Kyros – Four of Fear EP
Just about five months after they dropped one of the hottest prog records of 2020 in June with their latest masterpiece “Celexa Dreams”, the four synth-prog nerds in Kyros return with a surprise EP called “Four of Fears”. Our very own Rune awarded the aforementioned “Celexa Dreams” 5 out of 5 stars (read his review here) – and deservedly so I might add. So with one heavy contender for the crowning jewels of Album of the Year already out, why rest on your laurels when you can keep busy, your fans entertained with the excellent “Celexa Streams: Isolation Gigs” series of streams on their YouTube channel and quietly work away on a quick follow up EP.
So, were they able to keep up with the staggering, flawless quality they were able to conjure up on “Celexa Dreams”? Well, yes and no. While “Four of Fear” clearly follows the same path as its album predecessor, it is expanding on the sonic spheres established earlier this year and takes them to a raging extreme. Everything seems to be louder, crazier, messier. Especially the first minutes of ‘Ace’s Middle’ are quite an opening statement and can leave you puzzled. Haken incorporated circus music into their prog? Hold our pints! Ok, sonically Kyros are a lot closer to their country-mates and musical idols Frost*, but you’ll get the picture.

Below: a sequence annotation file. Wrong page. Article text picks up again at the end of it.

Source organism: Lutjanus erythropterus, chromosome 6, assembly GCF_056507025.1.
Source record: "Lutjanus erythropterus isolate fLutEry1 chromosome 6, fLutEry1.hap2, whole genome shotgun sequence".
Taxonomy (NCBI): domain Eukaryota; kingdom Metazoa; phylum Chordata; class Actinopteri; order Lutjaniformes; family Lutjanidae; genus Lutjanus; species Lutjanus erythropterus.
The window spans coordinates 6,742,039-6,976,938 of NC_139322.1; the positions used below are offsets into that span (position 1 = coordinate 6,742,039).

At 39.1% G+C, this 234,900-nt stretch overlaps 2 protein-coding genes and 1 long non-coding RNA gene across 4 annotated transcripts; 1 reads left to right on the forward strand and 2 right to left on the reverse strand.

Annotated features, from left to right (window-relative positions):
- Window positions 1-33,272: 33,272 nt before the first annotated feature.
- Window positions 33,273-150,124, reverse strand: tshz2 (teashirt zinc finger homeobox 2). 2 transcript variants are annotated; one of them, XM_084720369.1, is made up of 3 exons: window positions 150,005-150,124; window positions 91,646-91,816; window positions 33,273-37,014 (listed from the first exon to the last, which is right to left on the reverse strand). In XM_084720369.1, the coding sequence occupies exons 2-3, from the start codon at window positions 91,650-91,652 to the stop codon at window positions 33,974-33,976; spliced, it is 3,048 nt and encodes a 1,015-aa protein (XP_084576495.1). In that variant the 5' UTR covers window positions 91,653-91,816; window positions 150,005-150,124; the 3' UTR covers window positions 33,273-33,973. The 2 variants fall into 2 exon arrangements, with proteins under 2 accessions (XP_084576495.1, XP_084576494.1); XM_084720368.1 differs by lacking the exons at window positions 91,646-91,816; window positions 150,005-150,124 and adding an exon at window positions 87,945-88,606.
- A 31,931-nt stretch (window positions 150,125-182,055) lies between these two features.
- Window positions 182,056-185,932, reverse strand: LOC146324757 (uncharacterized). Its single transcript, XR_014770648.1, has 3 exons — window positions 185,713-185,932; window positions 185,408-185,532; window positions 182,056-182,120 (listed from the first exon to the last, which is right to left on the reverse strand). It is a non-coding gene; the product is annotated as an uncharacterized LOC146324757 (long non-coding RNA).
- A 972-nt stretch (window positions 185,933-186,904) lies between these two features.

Kyros – Fear of Fear (click here if the video doesn’t play)
Quasi-title track and video single ‘Fear of Fear’ luckily moderates the craziness a bit after the harsh onslaught of ‘Ace’s Middle’, before ‘ResetRewind’ fully taps into pop and dubstep territories. Whoever thought “Celexa Dreams” was Euro Pop Trash (an actual comment from someone below a post of PROG Magazine’s review of “Celexa Dreams”), will definitely find this completely unpalatable. According to Adam Warne, whose vocals and synths are once again front and center, “Four of Fear” was a sort of experiment to combine four very different musical directions into one release. The melodic resolution after the abrasively electronic dubstep parts and the stunning subsequent guitar solo from Joey Frevola, however, are a testament to their songwriting prowess, that allows them to combine seemingly disparate elements inside a single coherent song even.
Finally, ‘Stop Motion’ sees Kyros visiting their more ponderous, epic side, which is a welcome resolution after all the hectic craziness that went down before. If I had to pick out a flaw in “Four of Fear”, then it might be that it lacks that overflow of those huge melodies that was permeating “Celexa Dreams”. Not that they have disappeared entirely, I had just wished for more… Oh and that atrocious cover artwork. Sure, I get the metaphorical meaning behind it, it’s just far from being visually pleasing. That being said, “Four of Fear” is an excellent addition to the Kyros discography and a successful experiment.
It’s wild and it’s loud. It’s synth-heavy and it’s exuberant. It’s bold and it’s daring. It’s epic and it can be a bit messy as well. It’s Kyros and they’re unstoppable in 2020!
- Ace’s Middle
- Fear of Fear
- Stop Motion